Orientation towards Universality

There are many crises facing human­kind, but one that has dogged us from an­cient times is morality and immorality. This crucial question is also mysterious: Where have ideas of morality originated from? Why are humans troubled by them? Are we wrong in restricting morality only to our species? These questions have been the first step in the attempt to understand ourselves and have exercised some of the greatest minds in human history.

We find abstract or unwritten moral codes wherever there is cooperation in life. Life thrives through cooperation. It is true that there is also competition, conflict, and struggle, which make morality difficult to understand and practise. But if there were no competition, there would be no cooperation as well. These two forces govern creation, and all life is held under their thraldom. One makes, the other breaks; one attracts, the other repels, and so on. They also go by various names: good and evil, light and shadow, positive and negative, centripetal and centrifugal, and so forth. Hence, we can safely say that the origins of morality lie not only within life but also in the very fabric of nature. If these forces, or laws, are taken as codes of conduct, it can be said that they are written into the existence of every being and the universe as well.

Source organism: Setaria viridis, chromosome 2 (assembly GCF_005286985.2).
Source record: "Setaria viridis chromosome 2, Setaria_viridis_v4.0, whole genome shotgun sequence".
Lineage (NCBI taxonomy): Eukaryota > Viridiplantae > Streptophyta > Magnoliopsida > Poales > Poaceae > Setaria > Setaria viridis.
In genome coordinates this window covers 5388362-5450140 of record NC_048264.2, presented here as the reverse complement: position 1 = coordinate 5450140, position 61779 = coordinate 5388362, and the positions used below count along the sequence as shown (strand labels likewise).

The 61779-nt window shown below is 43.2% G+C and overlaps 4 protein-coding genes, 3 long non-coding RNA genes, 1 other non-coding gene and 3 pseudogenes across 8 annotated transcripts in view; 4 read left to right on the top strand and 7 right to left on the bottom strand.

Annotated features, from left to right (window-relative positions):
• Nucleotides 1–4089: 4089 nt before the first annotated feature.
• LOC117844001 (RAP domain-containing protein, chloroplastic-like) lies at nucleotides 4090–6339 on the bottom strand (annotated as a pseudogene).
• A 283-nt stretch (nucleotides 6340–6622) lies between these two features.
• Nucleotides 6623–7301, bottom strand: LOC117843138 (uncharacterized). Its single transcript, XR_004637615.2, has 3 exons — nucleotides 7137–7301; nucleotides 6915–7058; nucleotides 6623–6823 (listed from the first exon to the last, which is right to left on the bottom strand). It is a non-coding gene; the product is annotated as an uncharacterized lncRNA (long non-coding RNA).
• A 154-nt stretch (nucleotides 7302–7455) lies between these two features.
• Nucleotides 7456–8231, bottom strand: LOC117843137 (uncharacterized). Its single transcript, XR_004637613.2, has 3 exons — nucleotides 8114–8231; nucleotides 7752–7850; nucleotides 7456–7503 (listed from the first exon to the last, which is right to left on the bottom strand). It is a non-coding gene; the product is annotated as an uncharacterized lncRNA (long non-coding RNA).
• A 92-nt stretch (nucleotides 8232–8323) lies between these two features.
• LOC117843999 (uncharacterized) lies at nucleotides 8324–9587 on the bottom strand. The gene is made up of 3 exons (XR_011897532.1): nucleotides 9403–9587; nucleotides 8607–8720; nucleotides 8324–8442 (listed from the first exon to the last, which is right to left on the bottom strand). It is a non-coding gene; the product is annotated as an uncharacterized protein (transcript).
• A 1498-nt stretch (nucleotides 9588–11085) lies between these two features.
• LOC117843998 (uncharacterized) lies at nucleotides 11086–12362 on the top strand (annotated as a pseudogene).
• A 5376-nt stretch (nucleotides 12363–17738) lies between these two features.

If these two forces are uniform throughout life and nature, then why does morality differ from person to person, community to commu­nity, race to race, period to period? This con­undrum has led various philosophers to seek for one persistent ethical law of morality. The first step was to find a normative ethical behav­iour through natural law; it means ‘a system of right or justice held to be common to all humans and derived from nature rather than from the rules of society.’ There was a natural justice valid everywhere and with the same force for all. But this led to much confusion, because human­kind’s social orientations and struggles to adjust to the world give rise to social laws, and often natural law is not the same as laws derived from society. For instance, the ideas of slavery and in­feriority of women went against natural laws. An attempt was made to discover and appeal to laws embedded within human reason and conscience. This attempt tried to unravel how, within the human psyche, ideas of right and wrong, justice and injustice could be the yardsticks of moral­ity. This too failed to find a normative ethical behaviour due to the vast variation among in­dividuals in any given circumstances. Many cul­tures, through much trial and error, developed intuitive or ideal conceptions of what human de­velopment would mean, basing their laws on this assertion. This was a better development than the preceding ones, as human nature was ideal­ized, that is, removed from the limited circle of natural laws, social orientations and obligations, reason, and conscience. This development and further insights led humans to believe that facts presented about nature, society, and human con­ditions are not correct but open to many correc­tions and adjustments in order to build an ideal individual and society.